Since London 2012 the German men’s and women’s hockey teams have been through some changes and, for both teams, some tough times.
For the men, a 7-1 defeat at the hands of Netherlands in the Unibet EuroHockey Finals was a moment in history they will want to forget, while the women’s eighth place finish at the Hockey World Cup in 2014 was their wake-up call.
But this is Germany and when things go wrong, the first instinct is to seek a better way of doing things. After all, the men are reigning Olympic champions and will not relinquish that crown easily. This is why veteran campaigner Moritz Fuerste now finds himself at the heart of central defence alongside Martin Haner – the first time he has played this role. Fuerste is also the captain, chosen by the squad rather than the coach, which is another break from the past.
For Fuerste and many of the his teammates, Rio 2016 may prove to be a swan-song. Tobias Hauke, Haner and Linus Butt may retire and, with Jan-Philip Rabente not part of the squad and Oliver Korn and Oscar Deecke as reserves, the old order is changing.
Coach Valentin Altenburg has not been afraid of mixing things up with his squad and making changes. The excitement around this German team lies in the forward line. Christopher Ruhr is now a recognised world-class striker but among the fast, skillful forwards a new star is emerging in the shape of Moritz Trompertz, a player who has been impressing ever since he played a pivotal role in Germany’s gold medal winning Hockey Junior World Cup team.
For the women, the changes have been more intense, more about culture-challenging.
When Jamilon Mülders arrived as Head Coach in 2013 he wanted to take his time about imposing new ideas on the squad. He said: “I wanted to get to know them, they had to get to know me." But now the changes are there for all to see. “We had to change not just things from the past two years, but the way things had been done for the past 20 years.” For Mülders, that meant getting the players to think for themselves rather than relying on the coach to tell them what to do.
“It has been a long process because the players were not used to this, but we wanted to give them far more responsibility.” he explains. “I step back and have an overview. Some players really didn’t like it but it has changed how we are as a team.”
After a series of matches in the run-up to Rio, Germany has only been beaten by the Netherlands. For Mülders the change has been in body and mind. His players are much, much fitter than at any time since he took over the reins.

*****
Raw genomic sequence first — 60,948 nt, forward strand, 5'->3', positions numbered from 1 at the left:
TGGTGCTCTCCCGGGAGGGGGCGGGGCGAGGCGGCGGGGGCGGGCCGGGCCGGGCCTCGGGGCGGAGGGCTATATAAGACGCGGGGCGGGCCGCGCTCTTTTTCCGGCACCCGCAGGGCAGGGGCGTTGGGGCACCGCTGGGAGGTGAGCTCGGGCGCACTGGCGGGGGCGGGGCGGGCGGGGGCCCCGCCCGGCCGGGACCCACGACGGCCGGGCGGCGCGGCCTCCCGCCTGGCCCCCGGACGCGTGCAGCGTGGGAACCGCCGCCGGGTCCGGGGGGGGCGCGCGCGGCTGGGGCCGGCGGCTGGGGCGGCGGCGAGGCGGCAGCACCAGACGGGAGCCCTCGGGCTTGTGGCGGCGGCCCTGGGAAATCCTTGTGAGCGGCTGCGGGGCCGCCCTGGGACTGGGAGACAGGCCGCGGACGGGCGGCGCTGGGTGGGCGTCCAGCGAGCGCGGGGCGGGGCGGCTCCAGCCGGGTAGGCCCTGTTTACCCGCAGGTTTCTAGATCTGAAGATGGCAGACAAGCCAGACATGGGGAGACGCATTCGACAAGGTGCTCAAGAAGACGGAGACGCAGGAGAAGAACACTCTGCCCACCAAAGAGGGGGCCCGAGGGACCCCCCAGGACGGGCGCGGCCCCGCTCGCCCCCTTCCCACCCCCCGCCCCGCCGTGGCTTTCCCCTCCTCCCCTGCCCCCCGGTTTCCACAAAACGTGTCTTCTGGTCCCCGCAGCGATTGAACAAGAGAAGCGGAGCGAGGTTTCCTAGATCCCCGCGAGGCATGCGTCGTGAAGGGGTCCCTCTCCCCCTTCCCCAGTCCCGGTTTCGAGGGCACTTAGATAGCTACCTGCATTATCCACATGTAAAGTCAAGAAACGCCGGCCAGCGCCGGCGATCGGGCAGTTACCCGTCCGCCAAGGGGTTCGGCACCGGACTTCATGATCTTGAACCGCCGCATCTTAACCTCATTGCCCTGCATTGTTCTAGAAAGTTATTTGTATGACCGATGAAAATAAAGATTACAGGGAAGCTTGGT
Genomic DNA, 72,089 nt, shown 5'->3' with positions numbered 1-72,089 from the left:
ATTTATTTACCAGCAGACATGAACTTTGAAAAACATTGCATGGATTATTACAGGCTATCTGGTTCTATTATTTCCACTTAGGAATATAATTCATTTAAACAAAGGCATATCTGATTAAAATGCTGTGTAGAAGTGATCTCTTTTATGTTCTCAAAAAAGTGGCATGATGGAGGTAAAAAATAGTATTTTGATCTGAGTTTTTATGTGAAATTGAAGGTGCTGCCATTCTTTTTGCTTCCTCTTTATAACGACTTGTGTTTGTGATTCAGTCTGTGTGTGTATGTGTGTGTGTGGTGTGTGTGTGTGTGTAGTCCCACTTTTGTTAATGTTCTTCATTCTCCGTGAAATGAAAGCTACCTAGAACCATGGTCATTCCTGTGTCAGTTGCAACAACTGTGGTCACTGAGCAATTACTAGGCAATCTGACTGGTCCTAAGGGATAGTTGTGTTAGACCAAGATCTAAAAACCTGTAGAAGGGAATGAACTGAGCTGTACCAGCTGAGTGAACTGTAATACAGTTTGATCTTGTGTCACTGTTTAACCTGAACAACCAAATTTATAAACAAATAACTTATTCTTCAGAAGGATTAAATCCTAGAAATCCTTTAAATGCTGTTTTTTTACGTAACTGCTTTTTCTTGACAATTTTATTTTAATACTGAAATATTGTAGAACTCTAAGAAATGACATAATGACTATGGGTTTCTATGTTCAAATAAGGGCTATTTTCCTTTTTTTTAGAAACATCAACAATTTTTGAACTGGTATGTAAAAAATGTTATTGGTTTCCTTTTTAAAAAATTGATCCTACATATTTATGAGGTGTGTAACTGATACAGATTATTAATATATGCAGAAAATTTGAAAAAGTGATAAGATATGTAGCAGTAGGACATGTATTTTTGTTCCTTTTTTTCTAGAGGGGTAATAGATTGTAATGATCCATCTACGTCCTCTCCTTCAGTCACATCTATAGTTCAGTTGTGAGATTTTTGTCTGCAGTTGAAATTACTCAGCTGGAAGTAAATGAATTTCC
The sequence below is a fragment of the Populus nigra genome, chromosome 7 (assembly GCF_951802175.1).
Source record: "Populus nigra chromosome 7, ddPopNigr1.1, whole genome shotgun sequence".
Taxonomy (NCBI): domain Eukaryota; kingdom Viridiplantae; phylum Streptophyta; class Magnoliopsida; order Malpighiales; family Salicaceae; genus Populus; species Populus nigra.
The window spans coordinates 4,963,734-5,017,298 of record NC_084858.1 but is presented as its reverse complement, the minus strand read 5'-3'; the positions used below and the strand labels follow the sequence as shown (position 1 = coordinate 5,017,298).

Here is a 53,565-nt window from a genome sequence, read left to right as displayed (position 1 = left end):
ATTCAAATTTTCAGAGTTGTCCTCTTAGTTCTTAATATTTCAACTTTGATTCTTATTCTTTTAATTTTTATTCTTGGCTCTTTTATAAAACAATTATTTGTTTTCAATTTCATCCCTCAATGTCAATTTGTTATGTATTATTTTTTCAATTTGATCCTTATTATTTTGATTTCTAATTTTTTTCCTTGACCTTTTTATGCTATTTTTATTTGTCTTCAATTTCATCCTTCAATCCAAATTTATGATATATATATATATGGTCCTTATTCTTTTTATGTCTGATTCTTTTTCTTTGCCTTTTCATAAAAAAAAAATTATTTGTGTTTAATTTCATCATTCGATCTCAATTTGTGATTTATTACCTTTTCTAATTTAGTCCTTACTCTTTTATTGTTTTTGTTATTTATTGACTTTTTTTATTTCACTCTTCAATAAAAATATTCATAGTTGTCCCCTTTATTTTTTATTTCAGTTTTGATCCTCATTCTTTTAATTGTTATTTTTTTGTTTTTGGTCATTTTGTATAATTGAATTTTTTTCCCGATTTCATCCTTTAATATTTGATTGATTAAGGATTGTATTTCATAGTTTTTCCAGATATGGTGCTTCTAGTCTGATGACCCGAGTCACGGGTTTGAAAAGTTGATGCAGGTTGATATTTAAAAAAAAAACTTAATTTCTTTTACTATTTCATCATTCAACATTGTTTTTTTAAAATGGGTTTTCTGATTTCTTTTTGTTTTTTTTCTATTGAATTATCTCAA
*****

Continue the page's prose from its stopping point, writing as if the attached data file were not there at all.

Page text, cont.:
For the coach, the Argentina Hockey World League Finals in Rosario provided a pivotal point in the transformation of the team. “We were super lucky that we finished third because between games we had a lot of serious talks and it was exhausting. We stripped things right back and were very honest with ourselves. If we had lost, then the players might not have believed in the changes we were making, it is easier to get people on board when you are winning.”
There is some exciting young talent on the German roster. Charlotte Stapenhorst and Nike Lorenz are two players who have caught the eye with their ability and attitude, but it is the whole team that seems to have become rejuvenated in recent months as Mülders has pushed the agenda of giving players responsibility.
While the whole squad is fitter and playing with a new verve and energy, the player that Mülders singles out for praise is Julia Muller. “Julia had a series of setbacks with injuries last year, but when we talked about the future, she said: ‘Show me your ideas and then let’s get on with it.’ For me, that shows her strength of character and the outcome was a tremendous success. But really, I was not surprised that Julia has committed to Rio and beyond, she loves the sport, she is a true professional and she has a great passion for hockey.”
The German women’s team go to Rio in high spirits. The squad has been named since May, with the only change since then being the absence of Eileen Hoffman, who has torn her cruciate ligament. But Mülders is keeping a lid on expectations. “In Rio you will see a new style of hockey from us. It is not job done, but it is close to. Rio is important, but we have always said this is a long term project.” He smiles a little ruefully: “People want long term success, but sometimes you need short-term success to be allowed to get there.”
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